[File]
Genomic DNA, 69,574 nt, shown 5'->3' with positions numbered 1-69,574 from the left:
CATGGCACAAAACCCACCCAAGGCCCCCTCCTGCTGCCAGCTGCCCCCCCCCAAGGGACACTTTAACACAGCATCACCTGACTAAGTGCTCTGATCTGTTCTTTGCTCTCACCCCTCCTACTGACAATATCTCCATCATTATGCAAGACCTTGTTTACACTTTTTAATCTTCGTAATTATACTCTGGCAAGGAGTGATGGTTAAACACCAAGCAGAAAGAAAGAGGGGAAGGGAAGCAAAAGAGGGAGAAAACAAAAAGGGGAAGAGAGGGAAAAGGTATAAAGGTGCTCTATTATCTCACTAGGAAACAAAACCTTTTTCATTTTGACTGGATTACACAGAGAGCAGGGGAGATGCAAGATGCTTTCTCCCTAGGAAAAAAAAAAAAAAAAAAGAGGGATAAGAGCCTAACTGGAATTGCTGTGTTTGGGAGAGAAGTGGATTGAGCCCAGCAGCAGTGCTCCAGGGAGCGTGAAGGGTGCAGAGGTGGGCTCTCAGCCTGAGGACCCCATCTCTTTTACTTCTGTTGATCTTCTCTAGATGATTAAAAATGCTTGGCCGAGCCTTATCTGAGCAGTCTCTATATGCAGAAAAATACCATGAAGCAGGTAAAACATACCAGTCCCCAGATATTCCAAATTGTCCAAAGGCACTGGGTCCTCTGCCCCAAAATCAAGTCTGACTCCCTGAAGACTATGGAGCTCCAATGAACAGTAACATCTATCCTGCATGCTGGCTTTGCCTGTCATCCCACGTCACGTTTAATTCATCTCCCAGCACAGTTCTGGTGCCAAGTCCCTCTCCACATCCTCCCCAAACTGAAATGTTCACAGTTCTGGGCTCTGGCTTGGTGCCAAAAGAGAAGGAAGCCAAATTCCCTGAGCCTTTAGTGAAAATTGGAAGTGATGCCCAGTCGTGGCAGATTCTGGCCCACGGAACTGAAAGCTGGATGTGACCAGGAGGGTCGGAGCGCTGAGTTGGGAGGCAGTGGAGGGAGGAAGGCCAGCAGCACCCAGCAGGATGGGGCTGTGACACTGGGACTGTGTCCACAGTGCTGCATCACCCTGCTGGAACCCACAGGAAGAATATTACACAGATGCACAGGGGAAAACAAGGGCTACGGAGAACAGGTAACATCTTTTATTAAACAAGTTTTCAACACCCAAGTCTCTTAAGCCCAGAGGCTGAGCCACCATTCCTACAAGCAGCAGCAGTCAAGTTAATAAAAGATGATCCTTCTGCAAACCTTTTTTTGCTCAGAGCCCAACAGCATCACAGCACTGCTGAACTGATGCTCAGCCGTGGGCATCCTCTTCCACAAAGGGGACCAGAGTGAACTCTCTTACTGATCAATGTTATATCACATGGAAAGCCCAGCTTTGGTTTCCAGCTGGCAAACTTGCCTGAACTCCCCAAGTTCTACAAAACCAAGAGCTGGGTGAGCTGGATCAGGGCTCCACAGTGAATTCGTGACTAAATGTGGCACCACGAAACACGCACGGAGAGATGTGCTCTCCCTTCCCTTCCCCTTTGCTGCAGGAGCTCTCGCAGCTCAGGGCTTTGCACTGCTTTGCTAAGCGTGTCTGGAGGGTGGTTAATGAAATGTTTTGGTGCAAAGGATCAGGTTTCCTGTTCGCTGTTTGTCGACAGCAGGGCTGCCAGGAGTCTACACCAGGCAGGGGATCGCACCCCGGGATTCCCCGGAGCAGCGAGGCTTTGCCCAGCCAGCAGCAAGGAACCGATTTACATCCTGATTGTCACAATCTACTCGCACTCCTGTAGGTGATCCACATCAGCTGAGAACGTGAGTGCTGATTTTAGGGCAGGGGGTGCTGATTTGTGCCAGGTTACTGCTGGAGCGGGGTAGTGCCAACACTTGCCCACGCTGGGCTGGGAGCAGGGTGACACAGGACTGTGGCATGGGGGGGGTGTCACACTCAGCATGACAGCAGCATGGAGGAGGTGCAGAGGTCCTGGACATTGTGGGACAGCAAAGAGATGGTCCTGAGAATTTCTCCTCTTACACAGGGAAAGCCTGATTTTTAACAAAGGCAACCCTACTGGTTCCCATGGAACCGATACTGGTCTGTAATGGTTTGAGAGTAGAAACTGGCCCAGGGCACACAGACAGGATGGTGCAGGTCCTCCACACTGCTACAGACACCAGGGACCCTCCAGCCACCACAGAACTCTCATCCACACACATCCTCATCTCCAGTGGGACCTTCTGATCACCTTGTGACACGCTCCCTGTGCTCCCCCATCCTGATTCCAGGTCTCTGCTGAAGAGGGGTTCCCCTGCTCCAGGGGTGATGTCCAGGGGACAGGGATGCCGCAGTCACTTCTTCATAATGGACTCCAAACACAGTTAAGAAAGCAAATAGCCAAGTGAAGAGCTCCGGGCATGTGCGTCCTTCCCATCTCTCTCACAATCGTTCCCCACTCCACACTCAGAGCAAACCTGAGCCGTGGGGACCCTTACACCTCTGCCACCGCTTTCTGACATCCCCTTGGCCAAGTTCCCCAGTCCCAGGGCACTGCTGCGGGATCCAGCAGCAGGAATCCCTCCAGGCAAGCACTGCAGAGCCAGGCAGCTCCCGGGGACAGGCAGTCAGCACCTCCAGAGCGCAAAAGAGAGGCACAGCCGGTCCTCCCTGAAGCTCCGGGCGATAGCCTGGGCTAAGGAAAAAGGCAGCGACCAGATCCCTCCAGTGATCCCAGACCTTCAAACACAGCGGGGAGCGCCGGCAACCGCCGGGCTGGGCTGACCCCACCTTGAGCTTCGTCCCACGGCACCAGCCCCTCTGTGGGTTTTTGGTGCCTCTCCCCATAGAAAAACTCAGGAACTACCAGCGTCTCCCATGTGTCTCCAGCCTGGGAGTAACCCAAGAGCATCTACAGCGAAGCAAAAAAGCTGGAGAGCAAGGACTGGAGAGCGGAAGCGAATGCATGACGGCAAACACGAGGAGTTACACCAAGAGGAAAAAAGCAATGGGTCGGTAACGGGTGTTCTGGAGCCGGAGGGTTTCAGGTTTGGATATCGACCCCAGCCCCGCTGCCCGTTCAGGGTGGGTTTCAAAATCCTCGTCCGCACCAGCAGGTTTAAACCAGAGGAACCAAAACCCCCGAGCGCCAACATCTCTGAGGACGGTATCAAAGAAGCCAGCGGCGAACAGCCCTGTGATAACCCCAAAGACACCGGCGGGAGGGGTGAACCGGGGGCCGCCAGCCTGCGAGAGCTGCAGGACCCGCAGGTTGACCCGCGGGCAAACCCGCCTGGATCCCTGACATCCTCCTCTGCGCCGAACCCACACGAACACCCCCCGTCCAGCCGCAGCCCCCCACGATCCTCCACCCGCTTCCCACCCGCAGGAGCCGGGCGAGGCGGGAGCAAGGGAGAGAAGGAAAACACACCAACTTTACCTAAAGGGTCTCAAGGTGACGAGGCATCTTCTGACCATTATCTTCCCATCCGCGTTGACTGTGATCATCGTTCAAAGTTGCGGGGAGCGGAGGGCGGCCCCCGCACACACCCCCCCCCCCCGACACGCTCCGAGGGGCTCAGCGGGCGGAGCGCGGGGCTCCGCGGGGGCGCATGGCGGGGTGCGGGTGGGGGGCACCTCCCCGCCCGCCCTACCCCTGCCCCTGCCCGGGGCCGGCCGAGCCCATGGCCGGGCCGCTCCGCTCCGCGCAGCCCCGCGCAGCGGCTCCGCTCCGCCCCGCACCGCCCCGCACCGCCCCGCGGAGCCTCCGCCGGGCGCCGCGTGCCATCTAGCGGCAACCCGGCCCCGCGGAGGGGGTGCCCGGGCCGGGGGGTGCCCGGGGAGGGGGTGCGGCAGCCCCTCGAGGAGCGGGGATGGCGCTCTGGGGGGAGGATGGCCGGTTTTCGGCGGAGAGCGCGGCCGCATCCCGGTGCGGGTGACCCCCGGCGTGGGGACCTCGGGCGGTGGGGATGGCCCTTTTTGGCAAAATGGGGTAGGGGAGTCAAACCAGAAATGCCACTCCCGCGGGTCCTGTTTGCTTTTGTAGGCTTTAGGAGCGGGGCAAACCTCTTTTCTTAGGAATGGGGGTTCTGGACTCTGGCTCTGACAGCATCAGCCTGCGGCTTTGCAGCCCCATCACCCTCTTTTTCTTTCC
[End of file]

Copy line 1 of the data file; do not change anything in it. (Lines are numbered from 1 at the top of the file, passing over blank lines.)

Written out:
Genomic DNA, 69,574 nt, shown 5'->3' with positions numbered 1-69,574 from the left: